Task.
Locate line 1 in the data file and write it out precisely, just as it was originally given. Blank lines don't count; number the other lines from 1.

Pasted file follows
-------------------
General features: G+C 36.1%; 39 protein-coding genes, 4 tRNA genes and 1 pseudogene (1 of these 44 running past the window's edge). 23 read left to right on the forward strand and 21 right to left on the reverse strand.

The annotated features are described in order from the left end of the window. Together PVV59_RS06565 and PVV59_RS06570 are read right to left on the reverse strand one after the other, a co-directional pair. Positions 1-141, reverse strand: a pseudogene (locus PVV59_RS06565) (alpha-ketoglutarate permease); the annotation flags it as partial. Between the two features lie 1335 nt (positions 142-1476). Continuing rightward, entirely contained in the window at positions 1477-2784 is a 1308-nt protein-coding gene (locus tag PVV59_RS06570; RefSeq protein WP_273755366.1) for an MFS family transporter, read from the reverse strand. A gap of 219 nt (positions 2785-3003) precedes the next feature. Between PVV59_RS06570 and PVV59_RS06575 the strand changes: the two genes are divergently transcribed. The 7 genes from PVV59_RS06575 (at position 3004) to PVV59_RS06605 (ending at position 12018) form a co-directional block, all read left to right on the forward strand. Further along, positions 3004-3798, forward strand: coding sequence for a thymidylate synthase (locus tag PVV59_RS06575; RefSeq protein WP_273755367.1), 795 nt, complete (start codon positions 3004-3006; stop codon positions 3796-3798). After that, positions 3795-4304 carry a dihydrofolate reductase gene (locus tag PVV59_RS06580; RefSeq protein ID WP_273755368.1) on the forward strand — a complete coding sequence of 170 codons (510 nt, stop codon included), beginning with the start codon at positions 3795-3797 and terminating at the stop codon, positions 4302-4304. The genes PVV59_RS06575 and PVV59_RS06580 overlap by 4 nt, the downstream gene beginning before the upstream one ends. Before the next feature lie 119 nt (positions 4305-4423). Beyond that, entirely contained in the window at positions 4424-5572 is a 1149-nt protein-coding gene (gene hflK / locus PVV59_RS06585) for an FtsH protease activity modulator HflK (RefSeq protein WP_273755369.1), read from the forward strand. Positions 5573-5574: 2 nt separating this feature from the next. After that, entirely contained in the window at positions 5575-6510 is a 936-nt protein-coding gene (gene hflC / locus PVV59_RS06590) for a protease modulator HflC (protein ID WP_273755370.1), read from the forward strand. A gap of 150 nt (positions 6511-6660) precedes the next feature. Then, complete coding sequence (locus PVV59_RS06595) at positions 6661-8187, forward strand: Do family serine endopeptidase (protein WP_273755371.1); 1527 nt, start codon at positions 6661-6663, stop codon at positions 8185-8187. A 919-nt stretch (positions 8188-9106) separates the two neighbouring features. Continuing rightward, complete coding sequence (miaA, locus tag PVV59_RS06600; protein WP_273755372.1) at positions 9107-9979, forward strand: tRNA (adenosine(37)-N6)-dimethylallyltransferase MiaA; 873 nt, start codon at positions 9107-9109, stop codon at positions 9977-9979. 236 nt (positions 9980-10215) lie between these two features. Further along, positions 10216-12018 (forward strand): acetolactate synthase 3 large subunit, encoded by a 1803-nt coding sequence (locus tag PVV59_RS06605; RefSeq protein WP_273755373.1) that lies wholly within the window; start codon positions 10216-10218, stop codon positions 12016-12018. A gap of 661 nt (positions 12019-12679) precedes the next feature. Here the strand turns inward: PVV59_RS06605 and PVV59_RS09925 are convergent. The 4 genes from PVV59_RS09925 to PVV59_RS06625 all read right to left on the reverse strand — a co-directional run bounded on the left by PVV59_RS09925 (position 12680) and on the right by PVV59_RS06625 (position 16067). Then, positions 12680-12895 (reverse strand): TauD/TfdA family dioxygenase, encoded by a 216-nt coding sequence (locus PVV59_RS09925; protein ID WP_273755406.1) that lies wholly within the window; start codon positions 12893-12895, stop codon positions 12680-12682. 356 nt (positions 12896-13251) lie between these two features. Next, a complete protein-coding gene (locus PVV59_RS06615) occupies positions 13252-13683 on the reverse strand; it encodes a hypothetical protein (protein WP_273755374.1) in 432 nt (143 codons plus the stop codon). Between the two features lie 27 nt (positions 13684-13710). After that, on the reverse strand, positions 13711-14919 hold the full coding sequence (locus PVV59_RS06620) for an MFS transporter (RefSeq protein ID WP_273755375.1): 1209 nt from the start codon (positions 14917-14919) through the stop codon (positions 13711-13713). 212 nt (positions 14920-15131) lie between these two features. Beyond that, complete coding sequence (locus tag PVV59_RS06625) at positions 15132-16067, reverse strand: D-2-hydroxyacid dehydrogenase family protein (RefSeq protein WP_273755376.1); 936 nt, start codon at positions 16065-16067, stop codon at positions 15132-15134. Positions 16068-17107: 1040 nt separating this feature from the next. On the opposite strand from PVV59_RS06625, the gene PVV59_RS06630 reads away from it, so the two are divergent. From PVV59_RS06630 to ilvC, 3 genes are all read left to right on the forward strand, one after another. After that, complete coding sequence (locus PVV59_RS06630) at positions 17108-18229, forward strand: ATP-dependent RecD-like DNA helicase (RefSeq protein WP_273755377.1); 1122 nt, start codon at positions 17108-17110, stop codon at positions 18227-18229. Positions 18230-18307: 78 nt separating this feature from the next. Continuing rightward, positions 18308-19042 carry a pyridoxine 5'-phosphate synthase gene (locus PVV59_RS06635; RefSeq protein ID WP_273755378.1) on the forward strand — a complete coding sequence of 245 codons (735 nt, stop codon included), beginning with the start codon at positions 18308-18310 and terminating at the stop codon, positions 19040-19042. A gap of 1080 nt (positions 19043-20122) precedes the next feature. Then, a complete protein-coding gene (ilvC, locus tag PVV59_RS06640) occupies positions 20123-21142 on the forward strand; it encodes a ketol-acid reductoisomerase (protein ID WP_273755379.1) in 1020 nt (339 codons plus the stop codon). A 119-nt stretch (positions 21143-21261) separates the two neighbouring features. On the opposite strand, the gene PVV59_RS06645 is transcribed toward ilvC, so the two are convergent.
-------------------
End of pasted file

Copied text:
General features: G+C 36.1%; 39 protein-coding genes, 4 tRNA genes and 1 pseudogene (1 of these 44 running past the window's edge). 23 read left to right on the forward strand and 21 right to left on the reverse strand.